Even as an undergraduate student at Winona State University, Tommy Sawyer knew he wanted to become a teacher—and a great one, at that.

In high school, his social studies teachers made such a positive impact on his learning experience that he couldn’t wait to create an even better environment for his students. 

And now, after meeting his wife and working as a social studies teacher for 10 years, Sawyer is graduating from WSU again this Spring—this time with a master’s degree in Organizational Leadership. 

He believed returning to WSU for further education would not only advance his career, but also enhance his teaching skills and help him enrich his students’ learning experiences.  

“A lot of what I use in the classroom today with middle school students is a little piece of this and that from all the professors I’ve had at WSU.”

Sawyer has been working here and there over the years to finish up his master’s degree. 

When it comes to the delivery and quality of teaching, Sawyer says the Organizational Leadership program stood out from other fully online or distanced learning programs because it was designed for non-traditional students like him.  

“I’m grateful that there are professors who are serious, who are really well-respected in the field, and who do a lot of research themselves. I’m also grateful that we meet—even if it’s on Zoom—to talk and learn from each other.” 

Sawyer chose education as his career path because he enjoys a fun challenge. 

When it comes to teaching global studies to eighth graders at Winona Middle School, Sawyer has a blast. 

“It’s just awesome to take the knowledge that I got from WSU and share it with students. They’re at the age when I can still blow their minds with some cool facts about the world and the people who live in it.” 

He sees his recent master’s thesis research in social-emotional learning environments at work within his own classroom. When Sawyer is working with his middle school students, he believes it’s part of his job to be emotionally present and receptive to their concerns.  

Sawyer’s long-term goal is to create a space for empathy and learning, an environment where his students want to come back and learn more each day.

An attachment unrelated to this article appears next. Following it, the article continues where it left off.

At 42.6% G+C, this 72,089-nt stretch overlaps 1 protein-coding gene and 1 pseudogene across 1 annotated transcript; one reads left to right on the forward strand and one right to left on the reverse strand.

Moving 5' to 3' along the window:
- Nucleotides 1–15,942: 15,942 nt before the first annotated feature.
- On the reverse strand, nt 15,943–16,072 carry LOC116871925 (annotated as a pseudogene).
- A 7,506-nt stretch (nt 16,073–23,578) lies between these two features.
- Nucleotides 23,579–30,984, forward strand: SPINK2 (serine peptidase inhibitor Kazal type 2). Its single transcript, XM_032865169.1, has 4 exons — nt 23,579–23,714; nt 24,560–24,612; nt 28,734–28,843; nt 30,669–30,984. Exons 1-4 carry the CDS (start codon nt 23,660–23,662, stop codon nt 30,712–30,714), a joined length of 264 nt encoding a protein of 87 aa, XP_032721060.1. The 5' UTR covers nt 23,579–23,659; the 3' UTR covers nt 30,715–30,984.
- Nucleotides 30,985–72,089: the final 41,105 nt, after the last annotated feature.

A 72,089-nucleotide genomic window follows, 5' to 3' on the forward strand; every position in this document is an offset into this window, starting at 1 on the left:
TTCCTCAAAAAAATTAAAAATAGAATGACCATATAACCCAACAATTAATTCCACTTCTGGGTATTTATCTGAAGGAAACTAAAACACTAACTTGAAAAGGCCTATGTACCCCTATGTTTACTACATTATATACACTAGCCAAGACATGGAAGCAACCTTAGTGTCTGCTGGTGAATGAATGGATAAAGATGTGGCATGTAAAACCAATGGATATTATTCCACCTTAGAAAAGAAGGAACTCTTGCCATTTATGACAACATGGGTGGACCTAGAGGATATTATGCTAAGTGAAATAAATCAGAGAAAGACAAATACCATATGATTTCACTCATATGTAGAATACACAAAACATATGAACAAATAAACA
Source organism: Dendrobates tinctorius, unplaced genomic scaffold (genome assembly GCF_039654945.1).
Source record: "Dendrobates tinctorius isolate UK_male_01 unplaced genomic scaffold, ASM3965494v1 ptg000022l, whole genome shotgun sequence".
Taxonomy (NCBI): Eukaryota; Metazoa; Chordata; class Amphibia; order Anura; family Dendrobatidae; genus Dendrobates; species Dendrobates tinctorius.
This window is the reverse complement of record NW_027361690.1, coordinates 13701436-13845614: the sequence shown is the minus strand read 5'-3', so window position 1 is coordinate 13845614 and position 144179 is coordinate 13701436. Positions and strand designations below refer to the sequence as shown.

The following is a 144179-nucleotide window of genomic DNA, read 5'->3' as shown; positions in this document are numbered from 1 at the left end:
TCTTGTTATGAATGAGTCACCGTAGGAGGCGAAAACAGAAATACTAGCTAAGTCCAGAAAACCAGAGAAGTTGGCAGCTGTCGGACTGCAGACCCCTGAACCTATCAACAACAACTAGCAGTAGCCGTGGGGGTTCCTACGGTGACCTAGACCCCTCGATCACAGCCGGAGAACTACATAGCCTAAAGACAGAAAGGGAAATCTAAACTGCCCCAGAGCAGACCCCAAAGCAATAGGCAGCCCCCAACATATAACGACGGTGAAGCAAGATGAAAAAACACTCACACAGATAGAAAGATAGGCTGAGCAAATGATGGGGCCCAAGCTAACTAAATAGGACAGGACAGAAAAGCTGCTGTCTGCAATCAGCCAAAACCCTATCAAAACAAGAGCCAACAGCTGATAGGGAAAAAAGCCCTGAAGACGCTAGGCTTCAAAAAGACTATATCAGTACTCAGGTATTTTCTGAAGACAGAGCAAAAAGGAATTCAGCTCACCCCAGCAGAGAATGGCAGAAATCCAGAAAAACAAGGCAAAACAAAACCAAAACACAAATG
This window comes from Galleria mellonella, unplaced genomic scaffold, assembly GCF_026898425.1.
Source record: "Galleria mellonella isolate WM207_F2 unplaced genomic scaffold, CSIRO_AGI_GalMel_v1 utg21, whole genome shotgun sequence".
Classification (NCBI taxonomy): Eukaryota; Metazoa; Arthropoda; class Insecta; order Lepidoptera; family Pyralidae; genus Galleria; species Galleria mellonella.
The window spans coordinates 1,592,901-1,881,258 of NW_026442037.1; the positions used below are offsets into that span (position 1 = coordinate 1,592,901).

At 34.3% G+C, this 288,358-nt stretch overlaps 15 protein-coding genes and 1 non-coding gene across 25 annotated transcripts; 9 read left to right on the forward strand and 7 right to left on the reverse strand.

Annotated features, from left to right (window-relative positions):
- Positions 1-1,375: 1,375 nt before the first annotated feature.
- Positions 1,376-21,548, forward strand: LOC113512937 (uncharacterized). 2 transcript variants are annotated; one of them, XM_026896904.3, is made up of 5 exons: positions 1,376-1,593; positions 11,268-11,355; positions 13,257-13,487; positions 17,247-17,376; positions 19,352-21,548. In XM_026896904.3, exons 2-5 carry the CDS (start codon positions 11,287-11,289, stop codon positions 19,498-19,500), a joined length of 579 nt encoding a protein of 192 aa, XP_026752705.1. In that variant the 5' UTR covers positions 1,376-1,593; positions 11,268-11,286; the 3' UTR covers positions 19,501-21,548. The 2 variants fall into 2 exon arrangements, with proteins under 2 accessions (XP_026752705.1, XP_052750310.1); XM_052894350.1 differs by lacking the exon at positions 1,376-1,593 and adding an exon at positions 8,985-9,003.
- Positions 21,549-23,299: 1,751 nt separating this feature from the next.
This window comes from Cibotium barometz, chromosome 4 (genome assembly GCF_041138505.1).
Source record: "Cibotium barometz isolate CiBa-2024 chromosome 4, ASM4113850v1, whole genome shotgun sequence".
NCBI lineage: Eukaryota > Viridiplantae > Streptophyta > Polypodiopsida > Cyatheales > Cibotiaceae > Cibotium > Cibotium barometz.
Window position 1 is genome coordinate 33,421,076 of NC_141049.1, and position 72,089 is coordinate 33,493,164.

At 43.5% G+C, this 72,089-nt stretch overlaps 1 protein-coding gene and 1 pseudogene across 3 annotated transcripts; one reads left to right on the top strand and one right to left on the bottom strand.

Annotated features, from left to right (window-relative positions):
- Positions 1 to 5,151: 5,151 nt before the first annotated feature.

He wants his students to learn about other people in different states and countries, so they can develop a global perspective.  In the future, Sawyer is interested in updating the teaching curriculum to include more civic engagement and citizenship behavior topics.  

Sawyer is passionate about building debate and personal discussion skills in his classroom, giving his students the opportunity to practice being respectful community members.  

He enjoys having class discussions with his students, even when they aren’t 100% serious.  

To Sawyer, in the less serious moments, he finds his job rewarding and important because he can create a positive environment. 

He’s also excited to continue working at the middle school with his students.  

Sawyer has had the pleasure of working alongside other WSU educators and wants to keep the tradition going.  

“We want people from Winona State to work in our schools because they’re getting a good education and getting good experiences. And they come from the community that we’re trying to serve.”  

With a graduate degree from WSU under his belt, Sawyer feels more confident as an educator.  

“I would say that in general, Winona State has a great reputation in terms of producing early childhood educators all the way to college professors.”